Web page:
The NCAA’s Division I Football Oversight Committee passed a practice plan for the upcoming football season that adds two extra weeks of walk-throughs and another week of workouts that can be with coaches to the original preseason start because of the loss of spring practices due to COVID-19. The NCAA Division I Council will vote on the plan next Wednesday.
If the NCAA council approves the model, coaches will be allowed to begin formally working with their players for up to eight hours a week in weight rooms, conditioning and less than two hours of film study July 13, assuming their first game is Sept. 5.
On July 24, teams will be able to hold up to eight hours per week for weight lifting and conditioning, six hours per week for walk-through practices with no pads or helmets, but play with a ball will be allowed, and up to six hours for team meetings that can include film study and meetings with coaches. Student-athletes are required to have at least two days off per week.
Beginning Aug. 7, teams can begin their normal preseason practice that has been previously used each season.
“This is the culmination of a significant amount of collaboration in our effort to find the best solution for Division I football institutions,” Shane Lyons, chair of the committee and director of athletics at West Virginia University said in an NCAA press release. “Our student-athletes, conference commissioners, coaches and health and safety professionals helped mold the model we are proposing.”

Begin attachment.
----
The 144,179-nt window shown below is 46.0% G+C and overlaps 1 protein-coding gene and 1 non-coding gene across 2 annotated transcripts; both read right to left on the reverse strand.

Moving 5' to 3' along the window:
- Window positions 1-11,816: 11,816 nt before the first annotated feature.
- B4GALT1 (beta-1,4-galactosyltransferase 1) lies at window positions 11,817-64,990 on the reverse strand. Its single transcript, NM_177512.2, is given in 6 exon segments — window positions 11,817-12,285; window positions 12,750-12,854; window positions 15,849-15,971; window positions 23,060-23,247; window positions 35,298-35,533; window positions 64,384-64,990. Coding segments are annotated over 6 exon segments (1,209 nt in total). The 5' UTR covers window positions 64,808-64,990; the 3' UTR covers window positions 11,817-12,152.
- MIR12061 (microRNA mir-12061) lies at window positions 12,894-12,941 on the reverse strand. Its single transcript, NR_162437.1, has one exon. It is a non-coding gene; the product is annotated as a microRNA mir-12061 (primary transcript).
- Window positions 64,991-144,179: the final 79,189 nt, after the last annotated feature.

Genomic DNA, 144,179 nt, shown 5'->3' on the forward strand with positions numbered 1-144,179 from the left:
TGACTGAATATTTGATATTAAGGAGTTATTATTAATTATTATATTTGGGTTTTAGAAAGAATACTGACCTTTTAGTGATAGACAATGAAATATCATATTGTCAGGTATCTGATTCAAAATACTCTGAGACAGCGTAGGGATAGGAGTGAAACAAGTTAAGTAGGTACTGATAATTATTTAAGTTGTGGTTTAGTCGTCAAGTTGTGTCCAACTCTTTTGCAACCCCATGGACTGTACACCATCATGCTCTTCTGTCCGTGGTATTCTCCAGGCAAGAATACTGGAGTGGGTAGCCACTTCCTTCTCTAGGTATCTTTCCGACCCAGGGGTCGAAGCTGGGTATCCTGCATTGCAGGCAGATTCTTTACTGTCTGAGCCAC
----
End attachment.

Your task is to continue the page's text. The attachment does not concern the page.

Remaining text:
This decision comes after the NCAA began to allow players to return to campus on a voluntary basis starting on June 1st for conditioning and weight lifting. The Michigan State athletic department announced that they would allow their student athletes to return June 15 to undergo two rounds of testing before being allowed to return to the athletic facilities as early as June 22.
The loss of spring practices were a detriment to teams trying to get ready for the following season, especially for a coach like Mel Tucker who is just beginning his tenure at MSU and is trying to establish a culture. These extra two weeks could be beneficial to the Spartans who lost out on a crucial evaluating period in the spring — as most have not even seen their players take the practice field.
“I haven’t seen a kicker kick, a punter punt, or a wideout or a running back,” Michigan State Special Teams Coordinator and Linebackers Coach Ross Els said. “The one day I saw them work out, I wouldn’t have a clue who they were.”
This proposal will give teams that extra time that they missed out on this spring, according to Lyons.
“Given the impact of the COVID-19 pandemic across the country, we believe this model provides institutions and their student-athletes flexibility to prepare for the upcoming season,” Lyons said in the press release.